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Medication for POTS?
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This patient support community is for discussions relating to Dysautonomia (Autonomic Dysfunction) including: Postural orthostatic tachycardia syndrome (POTS), neurocardiogenic syncope, mitral valve prolapse dysautonomia, pure autonomic failure, autonomic instability and others.

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Medication for POTS?

I have had POTS for a long time now. I was on a great medicine which really controlled my symptoms but now whenever I take my Midodrine...my hands and feet get super cold and my nails turn blue and sometimes i start to shake and the shaking is worse now because of the winter. Does anyone else have this?...my BP also goes down when sitting but up when rising...i dont know its weird. I feel maybe my body chemistry is changing. Or maybe my midodrine is interacting with my beta-blocker. My doc increased my dose for me to take 25mg of Atenolol 3x a day and 15mg of midodrine 3x a day. Its so hard and frustrating finding a medicine plan that works on me. My resting HR is always higher now and is more fainter than usual. Does anyone else have a better medicine routine that works for them?
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612876_tn?1355518095
Talk to your doctor.  YOu may need to talk to your doctor about decreasing your dose of midodrine; it sounds like peripheral clampdown.  Midodrine is a vasoconstrictor; this is the desired effect but you may be getting an excess of vasoconstriction peripherally and if the symptoms are causing you dyscomfort, the dose may be too high.  15 mg is a higher dose than most people take at a time, so you may find you better tolerate 10 mg.  How frequently are you taking it?  (Like how many hours apart are the doses?)  You may also have room to play with how close together the doses are, so if you were at a lower dose previously and upped to 15 mg because it seemed like you needed more, you may reduce to 10 mg 3x daily and if that doesn't seem sufficient ... perhaps increasing the frequency (decreasing the number of hours between doses) will be more helpful instead.  Of course, these are tactics to discuss with your cardiologist/autonomic neurologist!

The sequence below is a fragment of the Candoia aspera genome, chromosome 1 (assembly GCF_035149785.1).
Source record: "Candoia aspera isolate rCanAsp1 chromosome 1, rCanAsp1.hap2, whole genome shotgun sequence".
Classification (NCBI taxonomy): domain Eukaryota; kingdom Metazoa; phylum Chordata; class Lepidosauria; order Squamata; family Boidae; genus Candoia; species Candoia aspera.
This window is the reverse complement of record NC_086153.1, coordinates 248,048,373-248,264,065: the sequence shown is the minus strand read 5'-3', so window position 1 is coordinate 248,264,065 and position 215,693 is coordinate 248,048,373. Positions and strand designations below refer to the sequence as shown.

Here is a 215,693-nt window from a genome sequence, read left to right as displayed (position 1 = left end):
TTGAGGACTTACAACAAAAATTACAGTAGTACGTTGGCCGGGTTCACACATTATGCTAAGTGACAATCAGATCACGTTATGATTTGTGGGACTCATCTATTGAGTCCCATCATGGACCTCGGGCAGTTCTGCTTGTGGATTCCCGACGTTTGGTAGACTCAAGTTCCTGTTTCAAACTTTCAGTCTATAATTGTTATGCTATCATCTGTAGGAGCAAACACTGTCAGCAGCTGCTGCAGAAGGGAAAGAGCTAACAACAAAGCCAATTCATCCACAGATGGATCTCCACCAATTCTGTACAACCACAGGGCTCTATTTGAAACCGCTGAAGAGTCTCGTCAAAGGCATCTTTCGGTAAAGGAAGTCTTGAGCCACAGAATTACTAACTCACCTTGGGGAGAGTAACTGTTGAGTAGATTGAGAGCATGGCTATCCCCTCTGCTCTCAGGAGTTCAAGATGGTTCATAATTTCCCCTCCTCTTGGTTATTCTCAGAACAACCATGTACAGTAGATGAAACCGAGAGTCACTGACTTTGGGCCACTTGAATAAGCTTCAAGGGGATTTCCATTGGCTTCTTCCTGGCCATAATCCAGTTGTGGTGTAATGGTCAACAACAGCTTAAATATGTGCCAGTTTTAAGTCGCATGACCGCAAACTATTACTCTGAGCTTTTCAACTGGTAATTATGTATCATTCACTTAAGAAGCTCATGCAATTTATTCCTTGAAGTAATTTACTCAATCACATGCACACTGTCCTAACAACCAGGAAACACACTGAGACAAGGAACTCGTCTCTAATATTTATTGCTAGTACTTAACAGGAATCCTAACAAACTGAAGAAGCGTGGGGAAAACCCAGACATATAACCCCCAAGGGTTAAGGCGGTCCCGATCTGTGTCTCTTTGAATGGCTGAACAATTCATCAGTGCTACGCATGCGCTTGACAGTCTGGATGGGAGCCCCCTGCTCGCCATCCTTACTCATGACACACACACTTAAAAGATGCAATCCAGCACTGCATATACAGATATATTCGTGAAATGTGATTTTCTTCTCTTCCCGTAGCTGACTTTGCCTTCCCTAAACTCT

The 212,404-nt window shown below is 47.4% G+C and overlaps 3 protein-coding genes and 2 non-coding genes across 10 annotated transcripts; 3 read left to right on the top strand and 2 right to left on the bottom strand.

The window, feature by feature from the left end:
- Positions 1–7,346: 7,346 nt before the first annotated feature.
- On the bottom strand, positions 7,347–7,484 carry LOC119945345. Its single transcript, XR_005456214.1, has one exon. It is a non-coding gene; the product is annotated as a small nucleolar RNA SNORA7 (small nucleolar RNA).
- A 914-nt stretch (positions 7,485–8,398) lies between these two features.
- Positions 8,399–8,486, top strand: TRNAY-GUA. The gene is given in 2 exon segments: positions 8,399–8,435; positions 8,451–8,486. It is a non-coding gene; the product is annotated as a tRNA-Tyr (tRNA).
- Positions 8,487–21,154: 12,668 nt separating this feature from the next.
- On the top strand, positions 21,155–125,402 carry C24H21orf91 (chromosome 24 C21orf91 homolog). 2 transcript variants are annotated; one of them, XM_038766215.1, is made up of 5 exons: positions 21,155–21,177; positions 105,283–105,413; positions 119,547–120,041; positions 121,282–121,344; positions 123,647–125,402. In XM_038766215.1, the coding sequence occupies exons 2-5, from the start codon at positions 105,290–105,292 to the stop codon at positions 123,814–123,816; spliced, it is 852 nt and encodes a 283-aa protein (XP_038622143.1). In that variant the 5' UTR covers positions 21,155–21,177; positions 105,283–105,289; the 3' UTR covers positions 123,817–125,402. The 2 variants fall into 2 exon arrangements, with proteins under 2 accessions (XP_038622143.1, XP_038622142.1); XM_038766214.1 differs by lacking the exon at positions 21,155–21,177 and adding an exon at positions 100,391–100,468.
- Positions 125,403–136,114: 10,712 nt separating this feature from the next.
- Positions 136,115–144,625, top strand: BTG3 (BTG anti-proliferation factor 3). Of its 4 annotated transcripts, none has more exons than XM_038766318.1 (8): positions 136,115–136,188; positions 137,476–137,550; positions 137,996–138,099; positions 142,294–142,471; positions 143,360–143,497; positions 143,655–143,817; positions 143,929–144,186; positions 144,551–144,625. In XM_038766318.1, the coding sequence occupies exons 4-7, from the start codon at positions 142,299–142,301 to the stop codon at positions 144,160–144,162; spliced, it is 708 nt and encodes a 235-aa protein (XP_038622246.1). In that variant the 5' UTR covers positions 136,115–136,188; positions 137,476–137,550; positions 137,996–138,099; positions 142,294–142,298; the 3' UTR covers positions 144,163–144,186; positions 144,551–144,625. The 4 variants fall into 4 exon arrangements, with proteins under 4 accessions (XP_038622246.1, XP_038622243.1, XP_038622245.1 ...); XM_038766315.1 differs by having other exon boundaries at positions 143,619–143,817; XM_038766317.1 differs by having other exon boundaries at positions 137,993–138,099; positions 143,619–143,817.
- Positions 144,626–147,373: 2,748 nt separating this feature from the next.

As for your BP going up when rising, does it just initially go up when you stand, or does it stay elevated?  I suppose it's a bit of a moot point ... either way, POTS patients can experience an elevated standing BP and that would not be "abnormal" for POTS.  But if you tell a bit more about what the exact numbers are from lying to sitting to standing (on average) and at 2 min and 5 min standing, I can probably give you a few more ideas about things to discuss with your doctor.

The reason your HR seems fainter is the peripheral clampdown from the Midodrine.  Your pulse is faint at your wrists (all extremities, likely) and may even be inaccurate when taken at the wrists right now.  I have peripheral clampdown from time to time, and thus my apical pulse is always taken by my nurses (this is when they take your pulse by listening directly to your heart with a stethoscope).  At home, you can get an accurate pulse that's less "thready" than the one at your wrist by taking it on your neck where it should feel more steady and strong.

You should call your doctor as soon as possible and discuss your symptoms and explain that you don't feel you are tolerating the med changes well and would like to discuss different dosing.  There are as many different medicine regimens on this community as there are community members, but I'll see if I can find time tomorrow to dig up some threads where we've shared those for you just so you can get an idea anyway.  Unfortunately, it's very very individual which is why it's so much trial and error.  Hang in there!!  Keep us updated and feel free to ask more questions if I wasn't clear (it's almost 2 AM here so I'm a little brain foggy right now).

Hope you can get this back on track and are feeling better soon,
Heiferly.
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612876_tn?1355518095
Here's the thread I was looking for.  I linked it at the bottom of here:

http://www.medhelp.org/posts/Dysautonomia-Autonomic-Dysfunction/What-is-your-Dysautonomia-Treatment/show/986347

As I said, it varies so much from person to person what works (and it can even vary over time within one person such that something that works for a while can need to be "tweaked") that I don't know that it's always particularly helpful to see what everyone else takes.  

Here's our health page on Dysautonomia treatments:

http://www.medhelp.org/health_pages/Neurological-Disorders/Dysautonomia-Treatments/show/171?cid=196

Keep in mind with both of these links that not all treatments are appropriate for all types of Dysautonomia, either.  Feel free to ask questions about any of these and we'll do our best to answer or find you the answer.  

I hope that helps.
Heiferly.
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Thank You so much for your advice. I will address all these things to my doctor. I always have so many questions since i have had a flare up with my POTS symptoms. I am going to check all my bp and hr from sitting down and standing up. Do you have any suggestions with sleep? I dont sleep at all anymore. Its soo hard for me to sleep. I feel so weak all day if i dont sleep and my HR BP are crazy.